Digital advertising started sometime in the early 1990s and has come a long way. The Web business has evolved from purely display advertising and email marketing to the large search, social and video business of today. Digital advertising has seen the fastest growth among all media, in fact, redefining even print and television businesses.

This growth has come at a price and marketers have been the biggest victims of the greed that drives fraud in the industry. There are various levels of fraud that affect the digital ad business.

The most basic level of fraud involves viewability of ads. A vast majority of ads are not even seen by users on the Web. Internet giant Google Inc. admitted in a December 2014 report that 56.1% of its ad impressions were not actually seen.

A large part of media-buying on the Net is based on so-called impressions. However, an impression has nothing to do with an online publisher or an advertiser impressing a user by exposing an ad. An impression is delivered or burnt the moment an ad is served from an ad server to a user’s browser, irrespective of whether the user is on the webpage or not, irrespective of whether a user has scrolled down the page to where the ad is exposed.

Basically, an impression has nothing to do with human eyeballs. If a digital media plan states that there were one million impressions, it simply means that multiple ad servers served ads to an Internet browser one million times. The ad was probably served on an ad slot below the fold, where the user never scrolled, or it was served on a new tab or page, which the user never opened, or the user closed the page before the ad was fully delivered onto the webpage, or any other reason.

While the above case illustrates impressions served to human beings, the bigger fraud is when impressions are served to bot traffic, which does not even require a human using a browser, as these are artificially created impressions, in the absence of any genuine traffic.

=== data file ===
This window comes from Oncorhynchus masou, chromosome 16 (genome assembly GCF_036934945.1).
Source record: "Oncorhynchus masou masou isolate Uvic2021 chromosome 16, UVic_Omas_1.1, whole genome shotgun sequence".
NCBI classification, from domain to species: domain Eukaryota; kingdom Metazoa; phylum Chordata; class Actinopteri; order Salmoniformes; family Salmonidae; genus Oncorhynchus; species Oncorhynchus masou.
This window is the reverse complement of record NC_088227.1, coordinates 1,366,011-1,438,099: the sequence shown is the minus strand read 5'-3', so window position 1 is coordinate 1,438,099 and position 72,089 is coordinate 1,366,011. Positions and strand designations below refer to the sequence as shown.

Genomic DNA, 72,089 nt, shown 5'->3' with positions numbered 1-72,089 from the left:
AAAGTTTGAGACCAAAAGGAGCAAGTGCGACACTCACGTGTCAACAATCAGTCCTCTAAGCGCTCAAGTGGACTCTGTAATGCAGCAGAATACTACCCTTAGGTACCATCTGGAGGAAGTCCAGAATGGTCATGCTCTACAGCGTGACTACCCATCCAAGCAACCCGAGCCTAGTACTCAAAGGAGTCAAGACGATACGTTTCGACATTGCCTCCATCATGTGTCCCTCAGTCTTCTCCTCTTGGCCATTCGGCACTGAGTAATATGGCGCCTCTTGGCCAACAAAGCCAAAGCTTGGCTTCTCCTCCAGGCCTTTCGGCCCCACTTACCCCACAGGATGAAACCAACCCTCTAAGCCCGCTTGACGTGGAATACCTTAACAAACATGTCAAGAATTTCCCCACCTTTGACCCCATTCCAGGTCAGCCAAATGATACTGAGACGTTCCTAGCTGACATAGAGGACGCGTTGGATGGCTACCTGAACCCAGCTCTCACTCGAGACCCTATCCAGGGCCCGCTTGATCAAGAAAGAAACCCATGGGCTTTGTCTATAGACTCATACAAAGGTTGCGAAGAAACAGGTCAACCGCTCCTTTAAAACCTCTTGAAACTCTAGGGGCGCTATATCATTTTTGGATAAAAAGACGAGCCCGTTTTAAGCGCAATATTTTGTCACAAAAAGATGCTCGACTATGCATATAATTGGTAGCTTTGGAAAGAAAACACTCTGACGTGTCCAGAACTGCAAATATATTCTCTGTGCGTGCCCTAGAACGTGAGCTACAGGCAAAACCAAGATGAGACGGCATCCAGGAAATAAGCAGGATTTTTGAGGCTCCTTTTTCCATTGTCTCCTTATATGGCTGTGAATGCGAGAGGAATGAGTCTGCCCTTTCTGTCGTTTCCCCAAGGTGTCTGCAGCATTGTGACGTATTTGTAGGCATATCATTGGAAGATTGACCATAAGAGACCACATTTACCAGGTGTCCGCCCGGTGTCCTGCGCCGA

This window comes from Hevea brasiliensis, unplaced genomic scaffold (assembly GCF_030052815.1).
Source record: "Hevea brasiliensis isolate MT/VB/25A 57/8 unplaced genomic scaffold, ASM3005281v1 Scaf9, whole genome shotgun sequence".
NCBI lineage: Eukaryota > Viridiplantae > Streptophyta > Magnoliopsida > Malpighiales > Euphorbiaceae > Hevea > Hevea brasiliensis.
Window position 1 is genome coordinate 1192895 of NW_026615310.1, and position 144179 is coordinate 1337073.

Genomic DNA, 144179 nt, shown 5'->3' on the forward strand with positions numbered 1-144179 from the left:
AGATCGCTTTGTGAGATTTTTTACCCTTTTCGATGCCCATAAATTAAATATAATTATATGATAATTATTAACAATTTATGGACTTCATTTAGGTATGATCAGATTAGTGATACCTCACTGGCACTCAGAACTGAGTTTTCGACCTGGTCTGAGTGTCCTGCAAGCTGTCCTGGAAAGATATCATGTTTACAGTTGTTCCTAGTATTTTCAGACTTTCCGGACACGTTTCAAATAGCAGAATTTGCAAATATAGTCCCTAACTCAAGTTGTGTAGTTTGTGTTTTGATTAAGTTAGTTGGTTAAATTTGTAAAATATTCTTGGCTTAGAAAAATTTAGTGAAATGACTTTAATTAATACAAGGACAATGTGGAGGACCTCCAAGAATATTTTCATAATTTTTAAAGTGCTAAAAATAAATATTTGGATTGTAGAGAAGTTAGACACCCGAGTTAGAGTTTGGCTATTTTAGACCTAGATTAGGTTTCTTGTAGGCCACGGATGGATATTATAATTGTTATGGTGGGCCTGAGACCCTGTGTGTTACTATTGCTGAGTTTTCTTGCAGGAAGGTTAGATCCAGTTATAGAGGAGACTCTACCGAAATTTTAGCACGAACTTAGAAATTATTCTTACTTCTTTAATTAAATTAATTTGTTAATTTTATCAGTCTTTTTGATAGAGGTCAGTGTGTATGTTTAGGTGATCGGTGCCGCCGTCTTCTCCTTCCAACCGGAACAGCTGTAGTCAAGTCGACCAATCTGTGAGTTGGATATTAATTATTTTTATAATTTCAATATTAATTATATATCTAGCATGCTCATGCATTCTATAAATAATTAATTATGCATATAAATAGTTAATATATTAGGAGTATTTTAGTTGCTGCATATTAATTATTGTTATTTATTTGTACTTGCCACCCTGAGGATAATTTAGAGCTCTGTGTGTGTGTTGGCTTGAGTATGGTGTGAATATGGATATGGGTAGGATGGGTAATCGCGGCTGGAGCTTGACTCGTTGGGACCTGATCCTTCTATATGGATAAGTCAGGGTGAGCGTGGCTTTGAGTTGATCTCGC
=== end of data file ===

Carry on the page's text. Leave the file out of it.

Click fraud is another big issue that affects the business. While most marketers and users agree that they rarely click on ads, a large part of Internet media buying is done on a cost per click currency. Click-through rates (CTRs) are the most debated points in discussions over media selection. While accidental clicks are filtered largely through analytics, they still account for a large part of paid clicks. In addition to this, bots that disguise multiple IPs (Internet Protocols) are used to generate multiple clicks within media campaigns.

At present, video is the largest growth driver for the digital medium. And some of the largest frauds also occur in this space, also because video ads command a significant price premium over regular banner ads. Good quality video is limited in supply or is expensive to advertise on. Marketers driven by profitability and price efficiency try various ways to advertise on cheaper solutions. This has forced various forms of fraudulent practices within the online video space.

The same brand ads run in loops along with movie trailers without any frequency caps. Ads, which are supposed to run as pre-roll (which are supposed to precede video content on demand), actually run within banners. Marketers do not monitor most of these and ad networks make a killing out of these practices. In a price pressure scenario, they have no other way of ensuring that they do not make a loss.

In a media campaign worth 1 crore, if only 50% of the ads have a chance to be seen by the user (not guaranteed as seen), then we are talking of wastage of 50 lakh per campaign. With the digital ad industry growing at 35-40% year-on-year, touching 5,000 crore, we are talking of huge losses.

The sad truth is most of the people involved are in denial and helpless. Many of the decision makers are aware of the existence of such frauds but are either reluctant to accept them or not ready to invest additional resources to identify and correct them.

There are many tools available in the market that can help identify many of the frauds and address most of the concerns. Advertisers can monitor viewability rates and buy ads on a viewable impression basis rather than by served impressions. They might have to pay a higher price to ensure viewability, but at least, they have a guaranteed exposure to their audience, rather than a fervent hope that their potential consumer has been exposed to the ad. In fact, a recent Comscore report suggested Kellogg Co. saw a 75% increase in sales lift by increasing viewability rates by 40%.

Marketers have to actively work towards addressing these issues. Rather than kill the medium for all the flaws, they need to work towards methods and processes to minimize such practices. They need to re-evaluate their media-pricing models from buying cheap impressions to buying viewable impressions. They need to invest in better tools and processes, such as third-party ad-serving and ad verification, and make publishers and ad networks more accountable to deliver quality over quantity.

Praseed Prasad is chief growth officer at IceCream Labs. His monthly column will explore facets of digital media affecting consumers and marketers.